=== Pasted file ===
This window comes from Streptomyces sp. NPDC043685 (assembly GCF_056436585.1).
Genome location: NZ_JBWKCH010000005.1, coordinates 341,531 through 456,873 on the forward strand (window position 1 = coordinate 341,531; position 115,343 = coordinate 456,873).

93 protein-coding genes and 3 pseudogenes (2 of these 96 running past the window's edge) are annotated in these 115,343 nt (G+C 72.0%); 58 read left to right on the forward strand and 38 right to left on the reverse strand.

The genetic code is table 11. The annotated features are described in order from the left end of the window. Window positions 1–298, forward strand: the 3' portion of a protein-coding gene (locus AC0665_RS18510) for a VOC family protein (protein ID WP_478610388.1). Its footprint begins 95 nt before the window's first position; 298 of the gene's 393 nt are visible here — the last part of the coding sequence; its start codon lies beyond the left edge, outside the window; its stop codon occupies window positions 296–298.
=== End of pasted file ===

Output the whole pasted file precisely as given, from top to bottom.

This window comes from Streptomyces sp. NPDC043685 (assembly GCF_056436585.1).
Genome location: NZ_JBWKCH010000005.1, coordinates 341,531 through 456,873 on the forward strand (window position 1 = coordinate 341,531; position 115,343 = coordinate 456,873).

93 protein-coding genes and 3 pseudogenes (2 of these 96 running past the window's edge) are annotated in these 115,343 nt (G+C 72.0%); 58 read left to right on the forward strand and 38 right to left on the reverse strand.

The genetic code is table 11. The annotated features are described in order from the left end of the window. Window positions 1–298, forward strand: the 3' portion of a protein-coding gene (locus AC0665_RS18510) for a VOC family protein (protein ID WP_478610388.1). Its footprint begins 95 nt before the window's first position; 298 of the gene's 393 nt are visible here — the last part of the coding sequence; its start codon lies beyond the left edge, outside the window; its stop codon occupies window positions 296–298.